I was once a big fan of generic medications, seeing them as a way by which to contain healthcare costs and loosen the deathgrip that Big Pharma exerted on the American economy and our individual wallets.

Then I worked briefly for a pharmaceutical contract research organization. And I went to law school.

I’m not so sure any longer.

With that in mind, you know it’s going to be a bad day for constitutional scholars when the high court says that its own ruling from only two years prior “makes little sense.” In this instance, SCOTUS was referring to PLIVA v. Mensing and that decision’s deleterious effect on some of those who have been harmed by prescription medications but now are left with few if any avenues for redress.

Two patients, Gladys Mensing and Julie Demahy, each saw their family physician and rec’d a prescription for Reglan, a medication used to treat nausea/ vomiting and other digestive problems. In both cases, local pharmacists substituted the generic version when filliing the prescriptions – dispensing metoclopramide and not branded Reglan. After each woman had taken the Rx as instructed for several years, both developed tardive dyskinesia (TD), an uncommon but serious and usually irreversible neurological condition more often seen in chronic psychiatric patients taking antipsychotic Rx.

The women filed state tort suits, later joined, claiming that the makers of the generic version of their Rx had failed to provide adequate label warning of this risk.

Metoclopramide was first isolated in the 1960s, when the risk of TD was not fully appreciated. Once approved in the U.S., branded Reglan became very popular, though its use was predictably later supplanted in the marketplace by newer agents. In 1982, Reglan went generic.

And there the story might have ended with Reglan eventually fading to obscurity. But it enjoyed a resurgence in use when one of the newer agents that replaced it was unexpectedly yanked from the market. So before long, millions of American were again taking Reglan (from Schwarz Pharma) and metoclopramide (from twenty-three different generic manufacturers).

Once enough Phase IV data suggested a possible problem, in 2004 a research team published a study that noted a definite TD-metoclopramide association, saying in pertinent part: “given [the Rx’s recent surge in usage], the incidence of TD may increase accordingly. Thus, TD risk factors relative to the intended benefit and duration of use should be considered in metoclopramide prescribing.”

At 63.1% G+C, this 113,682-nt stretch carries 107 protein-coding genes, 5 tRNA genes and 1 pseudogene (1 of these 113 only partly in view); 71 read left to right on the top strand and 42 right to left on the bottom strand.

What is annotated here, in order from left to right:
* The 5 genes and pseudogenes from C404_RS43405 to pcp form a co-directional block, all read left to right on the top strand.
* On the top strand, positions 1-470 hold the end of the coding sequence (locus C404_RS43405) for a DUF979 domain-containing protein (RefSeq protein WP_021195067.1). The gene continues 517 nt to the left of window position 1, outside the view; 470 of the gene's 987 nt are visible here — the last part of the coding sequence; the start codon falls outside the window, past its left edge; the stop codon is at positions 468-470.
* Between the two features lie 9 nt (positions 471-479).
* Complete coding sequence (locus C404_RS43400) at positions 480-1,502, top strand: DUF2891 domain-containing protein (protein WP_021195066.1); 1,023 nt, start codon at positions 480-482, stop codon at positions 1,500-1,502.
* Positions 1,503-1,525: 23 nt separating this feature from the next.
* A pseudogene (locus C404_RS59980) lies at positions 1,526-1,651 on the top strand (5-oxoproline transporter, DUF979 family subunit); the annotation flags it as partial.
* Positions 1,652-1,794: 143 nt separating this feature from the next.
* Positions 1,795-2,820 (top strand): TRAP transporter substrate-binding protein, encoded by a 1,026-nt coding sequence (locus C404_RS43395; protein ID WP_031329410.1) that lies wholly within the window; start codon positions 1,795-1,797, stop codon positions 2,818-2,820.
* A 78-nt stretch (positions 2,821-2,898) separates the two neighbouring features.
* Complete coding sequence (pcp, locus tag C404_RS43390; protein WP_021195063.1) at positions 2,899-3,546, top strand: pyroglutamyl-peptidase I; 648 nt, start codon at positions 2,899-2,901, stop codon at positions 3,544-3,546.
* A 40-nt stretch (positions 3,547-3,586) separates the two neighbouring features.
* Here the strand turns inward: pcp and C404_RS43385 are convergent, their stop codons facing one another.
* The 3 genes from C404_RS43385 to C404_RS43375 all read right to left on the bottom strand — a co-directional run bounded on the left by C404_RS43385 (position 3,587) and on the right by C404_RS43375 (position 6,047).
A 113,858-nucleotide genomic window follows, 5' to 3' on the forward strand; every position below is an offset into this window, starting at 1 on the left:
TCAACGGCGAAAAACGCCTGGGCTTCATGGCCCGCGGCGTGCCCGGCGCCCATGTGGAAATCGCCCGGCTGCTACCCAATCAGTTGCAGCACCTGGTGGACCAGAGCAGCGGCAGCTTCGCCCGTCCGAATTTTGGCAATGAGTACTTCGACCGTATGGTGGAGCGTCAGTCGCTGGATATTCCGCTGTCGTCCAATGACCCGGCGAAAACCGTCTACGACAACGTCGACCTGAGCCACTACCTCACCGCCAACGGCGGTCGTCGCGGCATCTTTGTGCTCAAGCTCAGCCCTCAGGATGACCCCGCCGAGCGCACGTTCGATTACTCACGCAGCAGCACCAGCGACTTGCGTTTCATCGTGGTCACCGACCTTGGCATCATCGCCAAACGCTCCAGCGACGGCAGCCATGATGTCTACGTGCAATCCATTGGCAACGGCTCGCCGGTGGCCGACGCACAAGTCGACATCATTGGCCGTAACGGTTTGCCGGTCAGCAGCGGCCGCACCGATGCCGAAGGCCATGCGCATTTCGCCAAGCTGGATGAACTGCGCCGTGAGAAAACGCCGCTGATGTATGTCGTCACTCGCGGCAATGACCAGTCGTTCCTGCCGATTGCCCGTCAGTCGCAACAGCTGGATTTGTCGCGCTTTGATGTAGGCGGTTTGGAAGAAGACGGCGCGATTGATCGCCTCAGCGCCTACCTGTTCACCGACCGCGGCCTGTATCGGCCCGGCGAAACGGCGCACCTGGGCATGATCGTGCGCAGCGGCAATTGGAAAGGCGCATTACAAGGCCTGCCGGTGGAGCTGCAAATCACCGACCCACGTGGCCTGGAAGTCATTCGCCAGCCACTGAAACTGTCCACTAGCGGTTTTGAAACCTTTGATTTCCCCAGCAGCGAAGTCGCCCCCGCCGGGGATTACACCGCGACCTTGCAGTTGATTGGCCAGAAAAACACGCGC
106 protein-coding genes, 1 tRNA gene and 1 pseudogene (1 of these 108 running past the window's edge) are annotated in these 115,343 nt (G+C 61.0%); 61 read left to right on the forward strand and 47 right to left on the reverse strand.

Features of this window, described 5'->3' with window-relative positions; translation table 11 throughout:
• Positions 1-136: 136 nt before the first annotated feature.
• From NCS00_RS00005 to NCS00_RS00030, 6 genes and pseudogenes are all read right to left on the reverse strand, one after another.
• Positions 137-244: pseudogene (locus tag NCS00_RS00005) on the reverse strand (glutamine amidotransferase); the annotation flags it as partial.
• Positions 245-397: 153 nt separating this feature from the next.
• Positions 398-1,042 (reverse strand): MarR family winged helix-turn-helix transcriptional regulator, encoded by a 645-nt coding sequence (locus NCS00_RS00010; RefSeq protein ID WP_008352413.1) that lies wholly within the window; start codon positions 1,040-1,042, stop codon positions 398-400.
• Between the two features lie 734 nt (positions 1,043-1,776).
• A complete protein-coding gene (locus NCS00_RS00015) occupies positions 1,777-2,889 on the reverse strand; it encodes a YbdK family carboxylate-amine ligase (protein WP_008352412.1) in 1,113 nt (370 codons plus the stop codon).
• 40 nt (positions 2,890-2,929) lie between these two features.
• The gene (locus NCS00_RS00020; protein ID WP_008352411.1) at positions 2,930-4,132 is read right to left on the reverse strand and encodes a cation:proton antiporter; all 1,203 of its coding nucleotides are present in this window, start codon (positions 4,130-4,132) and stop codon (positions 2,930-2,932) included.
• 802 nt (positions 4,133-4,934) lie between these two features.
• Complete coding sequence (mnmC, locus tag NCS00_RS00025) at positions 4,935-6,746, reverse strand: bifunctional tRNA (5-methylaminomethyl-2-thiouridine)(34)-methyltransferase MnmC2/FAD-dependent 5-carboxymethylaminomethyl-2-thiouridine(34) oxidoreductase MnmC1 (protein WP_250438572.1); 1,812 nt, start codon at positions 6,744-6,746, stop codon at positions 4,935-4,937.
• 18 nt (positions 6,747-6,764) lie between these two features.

And it was not until several years later that this warning was widely circulated in the medical community.

FDA regulations permit manufacturers of branded drugs to update their labels when new data comes to light, without having to petition first for FDA approval of the changes. However, FDA regulations do not allow makers of generic drugs to change labels on their own; those companies must use exactly the same labels that were originally approved for the branded drug when it was first marketed. Only under an FDA directive mandating such a change can the generic manufacturers update their labels.

Given the clinical findings, Reglan labels were accordingly updated by the brand name manufacturer. But the generic labels were not, as no such FDA directive was then issued.

Had Mensing and Demahy taken brand name Reglan, as their doctors prescribed, their injuries would have been potentially actionable under a failure-to-warn theory (depending on the wording of the added cautionary statement).

But the plaintiffs took generics. The generic labels had no mention of TD as a risk at all, because that informaton was not part of the original Reglan package insert. And the generic manufacturers couldn’t have updated their labels absent an FDA directive to do so.

Thus, held SCOTUS, state tort law was preempted in this instance by (very imperfect) federal generic drug regulations, and the lawsuit of Mensing and Demahy could not go forward.

Little consoluation, but the FDA has since ordered all manufacturers of Reglan/ metoclopramide to include a “black box” warning regarding TD on package inserts.

And as a postscript, I don’t know if the plaintiffs’ theory of failure-to-warn might extend to the pharmacists who substituted? I’ve not been able to ascertain if that’s an option or not.

Either way, the plaintiffs may just be SOL.

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John Paul Jones

John Paul Jones – the admiral, not the rock star – was a Scotsman by birth, and a legendary seaman and naval strategist who fought valiantly for the patriots during our Revolution. He commanded the Bonhomme Richard, and during his service inflicted significant damage on superior British naval forces along the coasts of Nova Scotia, Ireland, and England. After the war, on 18 July 1792, he died while in Paris. The American ambassador to France at the time, Gouverneur Morris, harbored an intense dislike of Jones and refused to request repatriation or government funds for a proper burial for this national hero. Luckily, a French admirer, one Pierrot Simmoneau, donated money for expenses – in particular an alcohol-filled lead coffin that would help preserve the remains and would also be easily identifiable when the U.S. government finally came to claim Jones.